The Australian Taxation Office (ATO) has called for taxpayers to take extra care when lodging returns after estimating $8.7 billion fell through the cracks.
The ATO said it will be paying close attention to tax returns this year after estimating the tax gap, which is the amount the tax office collects and the amount that would have been collected if taxpayers were fully compliant with the law, climbed to $8.7 billion.
The taxation office released its first tax gap estimate that revealed more than 93 per cent of all income tax is paid voluntary or with little assistance, resulting in a non-compliance rate of 6.4 per cent.
But common mistakes including claiming deductions, incorrectly claiming private expenses or not reporting cash wages have resulted in a net tax gap for individuals not in business to exceed $8.7 billion in 2014-15, according to the ATO.
Deputy Commissioner Alison Lendon called for the 9.6 million individuals who lodge tax returns to pay more attention to the fine details.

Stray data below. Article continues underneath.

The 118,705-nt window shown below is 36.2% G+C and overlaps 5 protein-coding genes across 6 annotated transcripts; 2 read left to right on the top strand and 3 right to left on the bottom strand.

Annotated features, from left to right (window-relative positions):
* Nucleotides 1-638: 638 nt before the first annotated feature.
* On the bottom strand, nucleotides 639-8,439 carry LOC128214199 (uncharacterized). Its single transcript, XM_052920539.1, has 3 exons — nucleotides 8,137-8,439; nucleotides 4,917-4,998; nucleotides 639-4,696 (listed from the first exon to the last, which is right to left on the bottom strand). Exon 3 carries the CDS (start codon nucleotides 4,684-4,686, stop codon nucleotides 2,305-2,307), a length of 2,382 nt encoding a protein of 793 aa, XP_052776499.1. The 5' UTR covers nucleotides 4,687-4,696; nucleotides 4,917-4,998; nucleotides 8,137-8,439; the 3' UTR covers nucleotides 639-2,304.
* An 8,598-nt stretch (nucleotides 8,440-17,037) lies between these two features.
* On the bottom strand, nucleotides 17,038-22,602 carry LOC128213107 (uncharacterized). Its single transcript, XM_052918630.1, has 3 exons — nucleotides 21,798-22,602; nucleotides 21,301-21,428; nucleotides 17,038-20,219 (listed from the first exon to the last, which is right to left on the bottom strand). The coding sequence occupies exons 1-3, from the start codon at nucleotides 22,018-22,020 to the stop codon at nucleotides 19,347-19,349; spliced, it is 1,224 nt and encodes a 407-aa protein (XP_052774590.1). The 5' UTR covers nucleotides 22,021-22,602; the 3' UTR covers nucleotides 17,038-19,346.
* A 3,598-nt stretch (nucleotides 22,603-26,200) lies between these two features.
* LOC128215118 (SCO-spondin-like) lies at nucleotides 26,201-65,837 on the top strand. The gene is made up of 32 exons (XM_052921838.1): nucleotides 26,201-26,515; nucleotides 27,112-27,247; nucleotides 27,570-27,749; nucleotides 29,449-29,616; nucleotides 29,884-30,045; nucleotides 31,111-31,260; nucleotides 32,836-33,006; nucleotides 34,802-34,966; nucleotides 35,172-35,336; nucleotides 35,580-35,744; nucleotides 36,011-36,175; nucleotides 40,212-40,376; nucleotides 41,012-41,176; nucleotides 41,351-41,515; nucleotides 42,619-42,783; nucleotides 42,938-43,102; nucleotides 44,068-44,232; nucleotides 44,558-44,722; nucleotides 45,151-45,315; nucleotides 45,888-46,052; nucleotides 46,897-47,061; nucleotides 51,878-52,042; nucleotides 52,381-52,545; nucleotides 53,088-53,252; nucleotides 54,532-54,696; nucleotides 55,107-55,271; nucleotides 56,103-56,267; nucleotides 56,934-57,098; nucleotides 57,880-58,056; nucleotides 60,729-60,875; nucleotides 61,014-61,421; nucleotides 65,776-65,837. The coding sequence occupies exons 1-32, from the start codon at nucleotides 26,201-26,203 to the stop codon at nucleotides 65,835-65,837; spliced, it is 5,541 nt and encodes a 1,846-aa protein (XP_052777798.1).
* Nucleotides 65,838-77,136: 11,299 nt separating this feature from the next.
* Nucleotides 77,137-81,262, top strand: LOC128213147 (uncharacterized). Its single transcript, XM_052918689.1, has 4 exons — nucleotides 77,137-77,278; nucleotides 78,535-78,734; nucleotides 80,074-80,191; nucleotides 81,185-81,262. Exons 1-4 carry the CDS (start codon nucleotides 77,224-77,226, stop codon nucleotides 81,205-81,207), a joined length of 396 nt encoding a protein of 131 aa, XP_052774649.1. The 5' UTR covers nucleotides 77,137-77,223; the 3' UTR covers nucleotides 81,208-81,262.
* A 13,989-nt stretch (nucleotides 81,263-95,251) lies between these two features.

“Seven out of 10 returns randomly selected for review had one or more errors," Ms Lendon said.
“What we have seen is that most people make small, but avoidable, errors so we will ramp up our assistance to help these people understand their obligations and get things right. But we are also asking people to take just a little extra care with what they claim, because all of those little amounts add up.
“A smaller number of people are deliberately doing the wrong thing – that has a significant impact on revenue. These people can expect closer attention from us, especially this tax time."
The ATO will be using data and technology to identify mistakes in this year's tax returns, which will also help provide guidance and advice for the future.
The tax gap for corporates was estimated at $2.5 billion in the most recent figures.
Prime Minister Malcolm Turnbull said it was critical individuals and businesses paid their fair share.
"We're in favour of lower taxes but - and this is a big 'but' - paying taxes is compulsory," Mr Turnbull told reporters in Queensland.
"We don't believe in a self-help approach to tax reform."